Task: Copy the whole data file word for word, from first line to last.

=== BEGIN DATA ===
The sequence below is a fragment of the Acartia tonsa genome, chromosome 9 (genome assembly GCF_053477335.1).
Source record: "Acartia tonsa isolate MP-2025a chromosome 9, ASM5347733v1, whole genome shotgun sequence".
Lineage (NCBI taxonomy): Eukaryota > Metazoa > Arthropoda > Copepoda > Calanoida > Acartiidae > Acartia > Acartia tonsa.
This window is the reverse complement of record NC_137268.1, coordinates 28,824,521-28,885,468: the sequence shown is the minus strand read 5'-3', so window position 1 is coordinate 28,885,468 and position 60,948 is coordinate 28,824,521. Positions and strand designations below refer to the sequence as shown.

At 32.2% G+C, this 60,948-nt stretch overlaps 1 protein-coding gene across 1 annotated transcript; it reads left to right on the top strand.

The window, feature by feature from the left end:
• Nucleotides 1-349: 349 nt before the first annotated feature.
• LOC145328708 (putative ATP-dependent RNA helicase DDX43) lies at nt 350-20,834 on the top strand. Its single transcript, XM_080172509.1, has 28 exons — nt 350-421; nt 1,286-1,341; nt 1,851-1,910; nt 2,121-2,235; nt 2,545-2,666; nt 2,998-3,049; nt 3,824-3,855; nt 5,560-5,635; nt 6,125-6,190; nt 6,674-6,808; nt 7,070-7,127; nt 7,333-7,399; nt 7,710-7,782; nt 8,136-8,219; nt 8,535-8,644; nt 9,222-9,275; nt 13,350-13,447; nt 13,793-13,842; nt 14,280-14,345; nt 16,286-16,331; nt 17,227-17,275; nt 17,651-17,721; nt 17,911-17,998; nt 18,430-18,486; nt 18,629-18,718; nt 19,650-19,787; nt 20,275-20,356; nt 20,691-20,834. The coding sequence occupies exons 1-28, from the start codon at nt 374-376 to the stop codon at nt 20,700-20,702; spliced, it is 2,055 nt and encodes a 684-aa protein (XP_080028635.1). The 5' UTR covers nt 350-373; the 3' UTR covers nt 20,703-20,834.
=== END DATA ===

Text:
The sequence below is a fragment of the Acartia tonsa genome, chromosome 9 (genome assembly GCF_053477335.1).
Source record: "Acartia tonsa isolate MP-2025a chromosome 9, ASM5347733v1, whole genome shotgun sequence".
Lineage (NCBI taxonomy): Eukaryota > Metazoa > Arthropoda > Copepoda > Calanoida > Acartiidae > Acartia > Acartia tonsa.
This window is the reverse complement of record NC_137268.1, coordinates 28,824,521-28,885,468: the sequence shown is the minus strand read 5'-3', so window position 1 is coordinate 28,885,468 and position 60,948 is coordinate 28,824,521. Positions and strand designations below refer to the sequence as shown.

At 32.2% G+C, this 60,948-nt stretch overlaps 1 protein-coding gene across 1 annotated transcript; it reads left to right on the top strand.

The window, feature by feature from the left end:
• Nucleotides 1-349: 349 nt before the first annotated feature.
• LOC145328708 (putative ATP-dependent RNA helicase DDX43) lies at nt 350-20,834 on the top strand. Its single transcript, XM_080172509.1, has 28 exons — nt 350-421; nt 1,286-1,341; nt 1,851-1,910; nt 2,121-2,235; nt 2,545-2,666; nt 2,998-3,049; nt 3,824-3,855; nt 5,560-5,635; nt 6,125-6,190; nt 6,674-6,808; nt 7,070-7,127; nt 7,333-7,399; nt 7,710-7,782; nt 8,136-8,219; nt 8,535-8,644; nt 9,222-9,275; nt 13,350-13,447; nt 13,793-13,842; nt 14,280-14,345; nt 16,286-16,331; nt 17,227-17,275; nt 17,651-17,721; nt 17,911-17,998; nt 18,430-18,486; nt 18,629-18,718; nt 19,650-19,787; nt 20,275-20,356; nt 20,691-20,834. The coding sequence occupies exons 1-28, from the start codon at nt 374-376 to the stop codon at nt 20,700-20,702; spliced, it is 2,055 nt and encodes a 684-aa protein (XP_080028635.1). The 5' UTR covers nt 350-373; the 3' UTR covers nt 20,703-20,834.